I read with sadness, today, of the impending death of Charles Krauthammer, a unique mind, gifted writer, television commentator, political analyst and gentle spirit. Krauthammer, himself, wrote to his colleagues about his lost battle with cancer and the doctors’ edict that he had but a few weeks to live.

I’d like to share his closing paragraph in his farewell column in today’s newspapers:

“I leave this life with no regrets. It was a wonderful life – full and complete with great loves and great endeavors that make it worth living. I am sad to leave, but I leave with the knowledge that I lived the life I intended.”

The life of Charles Krauthammer is a lesson — as clear and inexplicable as a dewdrop.

Krauthammer, now 68, was a Harvard medical student, brilliant, ambitious, physically fit and looking forward to a career in neurosurgery, but, in a moment, a diving accident left him paralyzed from the neck down. Determined, he remained in medical school, switched career goals, graduated, and went into psychiatry, psychiatric research and more.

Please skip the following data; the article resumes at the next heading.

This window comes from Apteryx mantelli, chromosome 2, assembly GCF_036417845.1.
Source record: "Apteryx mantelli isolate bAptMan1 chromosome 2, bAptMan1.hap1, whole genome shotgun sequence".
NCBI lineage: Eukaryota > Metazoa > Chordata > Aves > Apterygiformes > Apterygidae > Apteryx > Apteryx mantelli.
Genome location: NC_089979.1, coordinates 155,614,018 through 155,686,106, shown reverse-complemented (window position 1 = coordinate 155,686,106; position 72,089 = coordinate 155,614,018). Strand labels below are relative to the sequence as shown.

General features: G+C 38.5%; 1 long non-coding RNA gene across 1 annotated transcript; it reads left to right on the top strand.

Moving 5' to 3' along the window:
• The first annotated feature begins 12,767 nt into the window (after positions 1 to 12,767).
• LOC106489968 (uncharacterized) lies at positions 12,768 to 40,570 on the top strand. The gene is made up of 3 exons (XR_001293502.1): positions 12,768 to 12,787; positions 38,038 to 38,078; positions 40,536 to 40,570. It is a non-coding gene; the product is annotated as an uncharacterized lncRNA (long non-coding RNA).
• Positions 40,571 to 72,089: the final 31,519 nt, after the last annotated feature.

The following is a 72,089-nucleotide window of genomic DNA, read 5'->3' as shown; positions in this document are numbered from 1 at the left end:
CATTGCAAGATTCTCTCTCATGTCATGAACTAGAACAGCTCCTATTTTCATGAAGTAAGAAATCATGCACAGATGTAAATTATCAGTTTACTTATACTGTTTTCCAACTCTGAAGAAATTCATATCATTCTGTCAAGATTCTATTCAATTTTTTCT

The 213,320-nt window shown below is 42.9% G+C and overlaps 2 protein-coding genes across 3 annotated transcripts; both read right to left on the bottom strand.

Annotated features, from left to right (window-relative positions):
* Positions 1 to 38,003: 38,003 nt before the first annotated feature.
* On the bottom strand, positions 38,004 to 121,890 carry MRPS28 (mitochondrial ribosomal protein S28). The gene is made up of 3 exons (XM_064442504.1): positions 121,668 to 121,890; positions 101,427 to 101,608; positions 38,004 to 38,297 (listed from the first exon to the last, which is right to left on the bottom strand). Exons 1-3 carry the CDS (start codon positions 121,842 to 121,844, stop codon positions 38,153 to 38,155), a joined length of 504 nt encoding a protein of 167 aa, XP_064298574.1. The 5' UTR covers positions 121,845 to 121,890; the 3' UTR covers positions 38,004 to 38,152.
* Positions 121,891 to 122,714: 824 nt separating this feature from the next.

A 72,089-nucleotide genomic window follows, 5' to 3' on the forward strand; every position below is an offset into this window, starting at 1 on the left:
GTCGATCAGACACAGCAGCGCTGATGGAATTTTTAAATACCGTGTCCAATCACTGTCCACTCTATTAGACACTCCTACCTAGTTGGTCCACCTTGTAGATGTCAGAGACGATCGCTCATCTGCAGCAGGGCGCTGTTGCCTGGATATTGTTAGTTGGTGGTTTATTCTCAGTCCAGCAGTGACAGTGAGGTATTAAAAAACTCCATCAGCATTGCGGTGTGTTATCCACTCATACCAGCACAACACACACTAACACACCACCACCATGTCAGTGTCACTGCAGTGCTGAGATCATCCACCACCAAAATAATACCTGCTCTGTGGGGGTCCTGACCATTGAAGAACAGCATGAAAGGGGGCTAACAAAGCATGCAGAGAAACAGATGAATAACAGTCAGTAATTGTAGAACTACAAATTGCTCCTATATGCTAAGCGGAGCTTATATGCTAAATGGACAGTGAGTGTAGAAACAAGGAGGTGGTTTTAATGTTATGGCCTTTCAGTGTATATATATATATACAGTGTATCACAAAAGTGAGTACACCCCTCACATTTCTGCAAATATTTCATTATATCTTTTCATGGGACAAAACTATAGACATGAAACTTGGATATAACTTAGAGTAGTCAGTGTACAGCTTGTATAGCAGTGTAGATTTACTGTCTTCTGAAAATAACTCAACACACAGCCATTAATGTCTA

But we came to know him as a face on television, commentator and noted author. We admired his piercing insightfulness about many things: ethical matters (embryonic stem cell research and cloning), politics, government, global issues, as well as his humor. (Yes, he could be very funny.)

It’s always sad to say goodbye, but no one has done it so well as Dr. Charles Krauthammer and I thank him for it.